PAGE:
Retired UK professor Dr. Ardis Dee Hoven elected first female chair of World Medical Association

Retired University of Kentucky professor Dr. Ardis Dee Hoven, who was the president of the American Medical Association in 2013-14, was elected the first female chair of the World Medical Association at the organization’s 200th council meeting in Oslo, Norway

For the past few years, Hoven was the chair of the AMA’s delegation to the WMA and will now serve as the chair of the WMA for a two-year term. WMA represents physicians from 111 national medical associations.

“I feel fortunate to have the opportunity to do this,” Hoven said in a UK news release. “I see myself not so much as a woman in this role but as a leader of a global organization of physicians who are working to support their peers around the the world and improve the lives of their patients.”

Hoven earned an undergraduate degree in microbiology then a medical degree from UK. She finished her internal medicine and infectious disease training at the University of North Carolina at Chapel Hill. Now she is a member of the American College of Physicians and the Infectious Disease Society of America.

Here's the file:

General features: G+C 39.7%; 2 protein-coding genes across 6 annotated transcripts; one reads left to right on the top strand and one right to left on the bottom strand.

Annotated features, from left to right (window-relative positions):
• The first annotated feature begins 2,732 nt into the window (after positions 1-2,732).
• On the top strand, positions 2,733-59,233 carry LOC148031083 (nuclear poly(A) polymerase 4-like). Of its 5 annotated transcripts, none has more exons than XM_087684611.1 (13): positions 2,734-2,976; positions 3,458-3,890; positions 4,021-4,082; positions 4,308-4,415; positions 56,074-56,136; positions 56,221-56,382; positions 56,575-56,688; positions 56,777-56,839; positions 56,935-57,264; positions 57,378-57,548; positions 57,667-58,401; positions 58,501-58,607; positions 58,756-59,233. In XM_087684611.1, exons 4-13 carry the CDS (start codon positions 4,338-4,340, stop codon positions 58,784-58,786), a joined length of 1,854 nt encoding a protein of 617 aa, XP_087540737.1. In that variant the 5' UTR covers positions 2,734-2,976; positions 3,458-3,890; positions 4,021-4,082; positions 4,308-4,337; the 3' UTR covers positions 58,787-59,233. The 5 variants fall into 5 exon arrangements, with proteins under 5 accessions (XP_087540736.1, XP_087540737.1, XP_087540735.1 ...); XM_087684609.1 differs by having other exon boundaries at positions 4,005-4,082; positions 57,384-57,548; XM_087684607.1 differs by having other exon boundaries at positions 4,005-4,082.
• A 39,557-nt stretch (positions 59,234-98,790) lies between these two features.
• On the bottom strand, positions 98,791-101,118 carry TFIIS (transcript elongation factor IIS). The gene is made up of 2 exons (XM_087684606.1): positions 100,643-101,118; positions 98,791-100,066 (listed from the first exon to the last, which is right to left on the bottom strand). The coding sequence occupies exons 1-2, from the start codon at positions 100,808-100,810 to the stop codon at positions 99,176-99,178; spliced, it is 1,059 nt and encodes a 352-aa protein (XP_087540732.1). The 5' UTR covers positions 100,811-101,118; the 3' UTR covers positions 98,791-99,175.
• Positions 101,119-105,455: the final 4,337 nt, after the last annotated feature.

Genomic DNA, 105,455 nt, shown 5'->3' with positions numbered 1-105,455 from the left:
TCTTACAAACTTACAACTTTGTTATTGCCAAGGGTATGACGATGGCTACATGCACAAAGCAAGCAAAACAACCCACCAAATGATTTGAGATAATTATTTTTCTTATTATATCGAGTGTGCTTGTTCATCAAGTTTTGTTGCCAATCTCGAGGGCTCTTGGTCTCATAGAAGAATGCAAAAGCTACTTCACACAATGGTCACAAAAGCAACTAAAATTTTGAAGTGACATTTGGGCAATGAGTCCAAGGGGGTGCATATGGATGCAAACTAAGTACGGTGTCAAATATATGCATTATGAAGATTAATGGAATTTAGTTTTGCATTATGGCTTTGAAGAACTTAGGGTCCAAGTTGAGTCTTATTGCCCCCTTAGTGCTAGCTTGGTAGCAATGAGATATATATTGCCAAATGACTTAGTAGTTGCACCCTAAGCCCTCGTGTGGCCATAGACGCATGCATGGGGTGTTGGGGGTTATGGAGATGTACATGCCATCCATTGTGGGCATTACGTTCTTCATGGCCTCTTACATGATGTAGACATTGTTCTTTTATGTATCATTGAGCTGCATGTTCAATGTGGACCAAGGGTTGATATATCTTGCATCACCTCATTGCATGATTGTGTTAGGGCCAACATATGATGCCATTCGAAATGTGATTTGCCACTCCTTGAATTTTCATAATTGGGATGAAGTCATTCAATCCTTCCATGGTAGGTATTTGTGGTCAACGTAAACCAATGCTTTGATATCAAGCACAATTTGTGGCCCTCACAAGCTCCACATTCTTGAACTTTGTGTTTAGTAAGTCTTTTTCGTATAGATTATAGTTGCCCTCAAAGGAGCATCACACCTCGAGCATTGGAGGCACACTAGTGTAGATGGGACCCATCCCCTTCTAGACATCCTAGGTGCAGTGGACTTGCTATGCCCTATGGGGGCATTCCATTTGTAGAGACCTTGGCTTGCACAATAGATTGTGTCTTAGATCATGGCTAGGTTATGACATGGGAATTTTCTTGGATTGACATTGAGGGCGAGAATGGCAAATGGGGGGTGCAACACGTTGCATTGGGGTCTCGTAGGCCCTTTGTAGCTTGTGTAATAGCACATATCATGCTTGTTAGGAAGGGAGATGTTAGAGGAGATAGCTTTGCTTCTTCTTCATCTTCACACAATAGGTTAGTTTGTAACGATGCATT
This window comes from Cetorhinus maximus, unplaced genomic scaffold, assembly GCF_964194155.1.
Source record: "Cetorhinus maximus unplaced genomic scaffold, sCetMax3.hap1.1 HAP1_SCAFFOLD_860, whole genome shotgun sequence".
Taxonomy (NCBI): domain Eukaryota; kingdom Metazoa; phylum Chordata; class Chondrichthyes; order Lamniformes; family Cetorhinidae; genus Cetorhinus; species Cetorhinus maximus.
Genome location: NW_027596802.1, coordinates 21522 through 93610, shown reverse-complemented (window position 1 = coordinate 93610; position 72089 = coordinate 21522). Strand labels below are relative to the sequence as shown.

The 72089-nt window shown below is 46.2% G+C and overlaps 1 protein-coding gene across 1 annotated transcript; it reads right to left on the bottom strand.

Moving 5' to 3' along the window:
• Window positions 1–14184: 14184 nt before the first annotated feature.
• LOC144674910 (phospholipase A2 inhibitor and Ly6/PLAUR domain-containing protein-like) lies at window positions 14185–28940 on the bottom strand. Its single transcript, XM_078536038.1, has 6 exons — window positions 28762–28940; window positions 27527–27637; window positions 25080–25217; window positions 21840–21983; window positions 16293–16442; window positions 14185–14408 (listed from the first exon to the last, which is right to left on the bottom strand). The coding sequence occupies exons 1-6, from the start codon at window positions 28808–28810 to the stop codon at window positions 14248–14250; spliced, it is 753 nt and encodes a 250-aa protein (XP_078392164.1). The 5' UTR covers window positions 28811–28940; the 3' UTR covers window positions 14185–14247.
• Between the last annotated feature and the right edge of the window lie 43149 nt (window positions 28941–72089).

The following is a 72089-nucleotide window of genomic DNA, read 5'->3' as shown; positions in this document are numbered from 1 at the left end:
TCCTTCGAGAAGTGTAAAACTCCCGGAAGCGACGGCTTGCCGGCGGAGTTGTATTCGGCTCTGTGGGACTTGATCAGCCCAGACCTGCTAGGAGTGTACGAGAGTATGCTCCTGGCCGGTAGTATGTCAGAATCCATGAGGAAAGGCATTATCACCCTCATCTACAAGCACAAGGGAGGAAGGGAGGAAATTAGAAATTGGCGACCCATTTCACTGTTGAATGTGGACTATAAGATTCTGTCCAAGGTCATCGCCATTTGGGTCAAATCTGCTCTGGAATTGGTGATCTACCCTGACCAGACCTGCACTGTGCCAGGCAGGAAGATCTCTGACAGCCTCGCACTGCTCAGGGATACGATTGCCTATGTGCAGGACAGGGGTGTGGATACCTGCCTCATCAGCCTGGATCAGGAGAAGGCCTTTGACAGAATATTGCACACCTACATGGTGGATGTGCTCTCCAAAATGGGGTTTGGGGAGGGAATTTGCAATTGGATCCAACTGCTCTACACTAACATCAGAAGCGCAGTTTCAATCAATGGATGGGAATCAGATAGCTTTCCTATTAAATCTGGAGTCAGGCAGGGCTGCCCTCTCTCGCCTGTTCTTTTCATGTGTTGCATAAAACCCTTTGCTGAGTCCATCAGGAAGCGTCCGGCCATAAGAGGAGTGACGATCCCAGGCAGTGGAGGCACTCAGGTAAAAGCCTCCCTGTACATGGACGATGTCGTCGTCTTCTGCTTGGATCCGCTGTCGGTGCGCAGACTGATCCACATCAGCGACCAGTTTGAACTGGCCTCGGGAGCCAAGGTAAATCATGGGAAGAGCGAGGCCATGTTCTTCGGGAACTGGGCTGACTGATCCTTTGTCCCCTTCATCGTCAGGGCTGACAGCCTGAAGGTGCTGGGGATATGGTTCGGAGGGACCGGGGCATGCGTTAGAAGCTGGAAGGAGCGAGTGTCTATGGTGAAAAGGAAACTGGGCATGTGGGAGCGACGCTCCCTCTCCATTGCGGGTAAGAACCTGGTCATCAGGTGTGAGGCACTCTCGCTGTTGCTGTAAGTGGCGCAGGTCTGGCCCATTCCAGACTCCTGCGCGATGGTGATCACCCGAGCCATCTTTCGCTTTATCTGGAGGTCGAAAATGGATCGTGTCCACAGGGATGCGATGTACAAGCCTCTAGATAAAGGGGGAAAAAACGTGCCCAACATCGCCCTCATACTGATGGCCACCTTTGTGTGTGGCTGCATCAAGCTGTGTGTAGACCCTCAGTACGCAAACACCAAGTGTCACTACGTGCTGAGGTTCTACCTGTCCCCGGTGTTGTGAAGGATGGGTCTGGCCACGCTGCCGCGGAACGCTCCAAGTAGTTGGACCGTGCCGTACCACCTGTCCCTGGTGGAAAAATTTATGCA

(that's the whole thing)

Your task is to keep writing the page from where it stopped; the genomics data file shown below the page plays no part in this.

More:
Hoven has received the University of Kentucky College of Medicine Distinguished Alumnus Award and the Kentucky Medical Association Distinguished Service Award, and in 2015, she was inducted into the Hall of Distinguished Alumni for UK. “Hoven hopes for the WMA to raise its profile internationally and increase the impact of its policies and advocacy on behalf of physicians and patients,” the release says.

“I want to make our footprint bigger and our voice stronger,” Hoven said.

Previous Article
Next Article

One Reply to “Retired UK professor Dr. Ardis Dee Hoven elected first female chair of World Medical Association”

  1. HM Seiler

    Let us hope that physicians from the more advanced democracies of the world can convince Dr. Hoven that a single payer health care system is more humane– AND more economical– than our broken market-based US system. We spend twice as much as other countries, but have poorer outcomes overall, and we leave millions uninsured. She will have to admit to her World Medical Association colleagues, "In the US, we have good doctors, good hospitals–for those who can afford them."

Leave a Reply

Your email address will not be published. Required fields are marked *